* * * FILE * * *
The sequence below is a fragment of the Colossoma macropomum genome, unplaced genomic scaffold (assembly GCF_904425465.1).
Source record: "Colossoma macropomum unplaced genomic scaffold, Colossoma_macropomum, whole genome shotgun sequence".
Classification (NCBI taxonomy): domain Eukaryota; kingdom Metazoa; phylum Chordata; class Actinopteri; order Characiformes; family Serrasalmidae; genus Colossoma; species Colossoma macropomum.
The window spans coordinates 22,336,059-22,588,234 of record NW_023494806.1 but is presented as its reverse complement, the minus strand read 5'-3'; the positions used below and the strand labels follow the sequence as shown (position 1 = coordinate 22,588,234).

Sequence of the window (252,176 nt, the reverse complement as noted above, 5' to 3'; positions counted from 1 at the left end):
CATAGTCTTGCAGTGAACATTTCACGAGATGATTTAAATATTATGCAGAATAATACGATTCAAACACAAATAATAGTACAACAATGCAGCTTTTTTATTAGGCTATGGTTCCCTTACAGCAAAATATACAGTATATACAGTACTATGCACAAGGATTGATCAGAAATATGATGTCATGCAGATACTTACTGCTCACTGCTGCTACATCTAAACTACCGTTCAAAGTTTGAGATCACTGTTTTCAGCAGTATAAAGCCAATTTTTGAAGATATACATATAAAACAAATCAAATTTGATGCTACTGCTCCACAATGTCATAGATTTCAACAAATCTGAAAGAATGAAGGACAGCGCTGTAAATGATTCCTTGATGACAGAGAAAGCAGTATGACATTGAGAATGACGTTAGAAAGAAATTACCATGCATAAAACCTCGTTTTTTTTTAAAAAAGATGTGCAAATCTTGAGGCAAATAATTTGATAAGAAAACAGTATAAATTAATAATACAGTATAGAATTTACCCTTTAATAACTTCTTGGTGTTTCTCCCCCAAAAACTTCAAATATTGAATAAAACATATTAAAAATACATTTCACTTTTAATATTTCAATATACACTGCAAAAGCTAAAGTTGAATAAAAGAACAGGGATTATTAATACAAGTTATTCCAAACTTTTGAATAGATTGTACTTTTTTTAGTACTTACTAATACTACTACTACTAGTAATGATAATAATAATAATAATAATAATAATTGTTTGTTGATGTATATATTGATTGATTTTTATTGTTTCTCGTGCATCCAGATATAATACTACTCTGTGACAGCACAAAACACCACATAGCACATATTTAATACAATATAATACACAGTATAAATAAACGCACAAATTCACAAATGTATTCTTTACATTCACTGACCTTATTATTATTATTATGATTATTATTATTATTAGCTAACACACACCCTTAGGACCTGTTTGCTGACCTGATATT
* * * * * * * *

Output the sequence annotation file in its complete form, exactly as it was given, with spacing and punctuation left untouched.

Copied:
The sequence below is a fragment of the Colossoma macropomum genome, unplaced genomic scaffold (assembly GCF_904425465.1).
Source record: "Colossoma macropomum unplaced genomic scaffold, Colossoma_macropomum, whole genome shotgun sequence".
Classification (NCBI taxonomy): domain Eukaryota; kingdom Metazoa; phylum Chordata; class Actinopteri; order Characiformes; family Serrasalmidae; genus Colossoma; species Colossoma macropomum.
The window spans coordinates 22,336,059-22,588,234 of record NW_023494806.1 but is presented as its reverse complement, the minus strand read 5'-3'; the positions used below and the strand labels follow the sequence as shown (position 1 = coordinate 22,588,234).

Sequence of the window (252,176 nt, the reverse complement as noted above, 5' to 3'; positions counted from 1 at the left end):
CATAGTCTTGCAGTGAACATTTCACGAGATGATTTAAATATTATGCAGAATAATACGATTCAAACACAAATAATAGTACAACAATGCAGCTTTTTTATTAGGCTATGGTTCCCTTACAGCAAAATATACAGTATATACAGTACTATGCACAAGGATTGATCAGAAATATGATGTCATGCAGATACTTACTGCTCACTGCTGCTACATCTAAACTACCGTTCAAAGTTTGAGATCACTGTTTTCAGCAGTATAAAGCCAATTTTTGAAGATATACATATAAAACAAATCAAATTTGATGCTACTGCTCCACAATGTCATAGATTTCAACAAATCTGAAAGAATGAAGGACAGCGCTGTAAATGATTCCTTGATGACAGAGAAAGCAGTATGACATTGAGAATGACGTTAGAAAGAAATTACCATGCATAAAACCTCGTTTTTTTTTAAAAAAGATGTGCAAATCTTGAGGCAAATAATTTGATAAGAAAACAGTATAAATTAATAATACAGTATAGAATTTACCCTTTAATAACTTCTTGGTGTTTCTCCCCCAAAAACTTCAAATATTGAATAAAACATATTAAAAATACATTTCACTTTTAATATTTCAATATACACTGCAAAAGCTAAAGTTGAATAAAAGAACAGGGATTATTAATACAAGTTATTCCAAACTTTTGAATAGATTGTACTTTTTTTAGTACTTACTAATACTACTACTACTAGTAATGATAATAATAATAATAATAATAATAATTGTTTGTTGATGTATATATTGATTGATTTTTATTGTTTCTCGTGCATCCAGATATAATACTACTCTGTGACAGCACAAAACACCACATAGCACATATTTAATACAATATAATACACAGTATAAATAAACGCACAAATTCACAAATGTATTCTTTACATTCACTGACCTTATTATTATTATTATGATTATTATTATTATTAGCTAACACACACCCTTAGGACCTGTTTGCTGACCTGATATT